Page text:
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Stern is an illustrated, broadly left-liberal, weekly current affairs magazine published in Hamburg, Germany, by Gruner + Jahr, a subsidiary of Bertelsmann. Under the editorship (1948–1980) of its founder Henri Nannen, it attained a circulation of between 1.5 and 1.8 million, the largest in Europe’s for a magazine of its kind.

Unusually for a popular magazine in post-war West Germany, and most notably in the contributions to 1975 of Sebastian Haffner, Stern investigated the origin and nature of the preceding tragedies of German history. In 1983, however, its credibility was seriously damaged by its purchase and syndication of the forged Hitler Diaries. A sharp drop in sales anticipated the general fall in newsprint readership in the new century. By 2019, circulation had fallen under half a million.

Henri Nannen produced the first 16-page issue (with the actress Hildegard Knef on the cover) on 1 August 1948. He had been able to obtain the licence from the British military government in Hannover despite his wartime service in SS-Standarte Kurt Eggers, a military propaganda unit in Italy. He moved the magazine to Hamburg where, in 1965, he founded Gruner + Jahr, now one of the largest publishing houses in Europe.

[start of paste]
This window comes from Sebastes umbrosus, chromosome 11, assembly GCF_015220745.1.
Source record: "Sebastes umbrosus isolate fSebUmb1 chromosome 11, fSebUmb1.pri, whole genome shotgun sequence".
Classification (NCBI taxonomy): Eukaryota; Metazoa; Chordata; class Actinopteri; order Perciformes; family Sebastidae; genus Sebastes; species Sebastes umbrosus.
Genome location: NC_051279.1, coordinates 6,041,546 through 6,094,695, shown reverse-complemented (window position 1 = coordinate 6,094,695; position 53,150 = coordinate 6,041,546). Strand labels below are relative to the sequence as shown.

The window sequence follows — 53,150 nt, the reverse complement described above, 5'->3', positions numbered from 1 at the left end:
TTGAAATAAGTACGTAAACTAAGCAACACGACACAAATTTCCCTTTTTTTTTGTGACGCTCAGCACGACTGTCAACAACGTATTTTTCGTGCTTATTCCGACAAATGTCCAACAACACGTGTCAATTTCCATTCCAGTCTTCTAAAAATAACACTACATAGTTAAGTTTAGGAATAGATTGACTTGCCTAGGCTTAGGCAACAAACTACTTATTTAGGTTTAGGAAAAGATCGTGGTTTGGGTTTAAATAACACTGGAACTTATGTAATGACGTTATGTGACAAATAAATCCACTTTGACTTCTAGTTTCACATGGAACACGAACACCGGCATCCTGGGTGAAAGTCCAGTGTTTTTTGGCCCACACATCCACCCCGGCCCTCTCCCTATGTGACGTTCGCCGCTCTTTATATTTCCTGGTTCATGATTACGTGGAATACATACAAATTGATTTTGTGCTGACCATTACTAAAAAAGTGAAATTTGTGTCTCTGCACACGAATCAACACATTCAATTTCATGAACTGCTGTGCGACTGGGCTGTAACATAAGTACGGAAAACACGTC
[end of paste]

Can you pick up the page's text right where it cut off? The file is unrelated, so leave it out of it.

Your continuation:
Under Nannen’s direction, Stern sought to present itself as an exemplar of what in Germany is called Nutzwertiger Journalismus (useful journalism). The emphasis is on providing sufficient background on topic to allow readers opportunity to arrive at their own judgements rather than have these decided for them editorially or (as was commonly the case in the tabloid output of rival publisher Axel Springer) in the headlines. As a result articles tended to be longer and more investigative, while distinguished from those of the similarly directed Der Spiegel by the wider range of social and life-style issues covered, and by a greater reliance of illustration and graphic design.

Source Wikipedia: Stern (magazine)